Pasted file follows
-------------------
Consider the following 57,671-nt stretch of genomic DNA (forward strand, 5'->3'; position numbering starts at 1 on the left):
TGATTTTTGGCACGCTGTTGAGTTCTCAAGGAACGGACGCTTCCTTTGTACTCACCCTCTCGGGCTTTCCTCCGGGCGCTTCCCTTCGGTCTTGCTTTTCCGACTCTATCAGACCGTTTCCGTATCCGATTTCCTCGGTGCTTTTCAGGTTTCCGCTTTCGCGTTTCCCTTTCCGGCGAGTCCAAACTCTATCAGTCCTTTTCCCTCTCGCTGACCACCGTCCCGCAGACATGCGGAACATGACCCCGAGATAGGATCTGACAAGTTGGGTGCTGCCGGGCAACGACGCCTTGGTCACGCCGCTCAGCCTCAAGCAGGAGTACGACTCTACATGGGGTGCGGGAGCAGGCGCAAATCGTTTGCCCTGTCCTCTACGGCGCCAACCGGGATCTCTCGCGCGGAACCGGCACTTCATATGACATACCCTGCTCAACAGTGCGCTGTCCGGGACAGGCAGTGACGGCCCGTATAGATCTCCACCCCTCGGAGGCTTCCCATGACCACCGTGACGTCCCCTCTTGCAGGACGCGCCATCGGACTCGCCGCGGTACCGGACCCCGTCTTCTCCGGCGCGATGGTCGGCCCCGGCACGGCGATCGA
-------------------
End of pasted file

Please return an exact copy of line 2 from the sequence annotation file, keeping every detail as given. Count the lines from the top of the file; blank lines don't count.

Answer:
TGATTTTTGGCACGCTGTTGAGTTCTCAAGGAACGGACGCTTCCTTTGTACTCACCCTCTCGGGCTTTCCTCCGGGCGCTTCCCTTCGGTCTTGCTTTTCCGACTCTATCAGACCGTTTCCGTATCCGATTTCCTCGGTGCTTTTCAGGTTTCCGCTTTCGCGTTTCCCTTTCCGGCGAGTCCAAACTCTATCAGTCCTTTTCCCTCTCGCTGACCACCGTCCCGCAGACATGCGGAACATGACCCCGAGATAGGATCTGACAAGTTGGGTGCTGCCGGGCAACGACGCCTTGGTCACGCCGCTCAGCCTCAAGCAGGAGTACGACTCTACATGGGGTGCGGGAGCAGGCGCAAATCGTTTGCCCTGTCCTCTACGGCGCCAACCGGGATCTCTCGCGCGGAACCGGCACTTCATATGACATACCCTGCTCAACAGTGCGCTGTCCGGGACAGGCAGTGACGGCCCGTATAGATCTCCACCCCTCGGAGGCTTCCCATGACCACCGTGACGTCCCCTCTTGCAGGACGCGCCATCGGACTCGCCGCGGTACCGGACCCCGTCTTCTCCGGCGCGATGGTCGGCCCCGGCACGGCGATCGA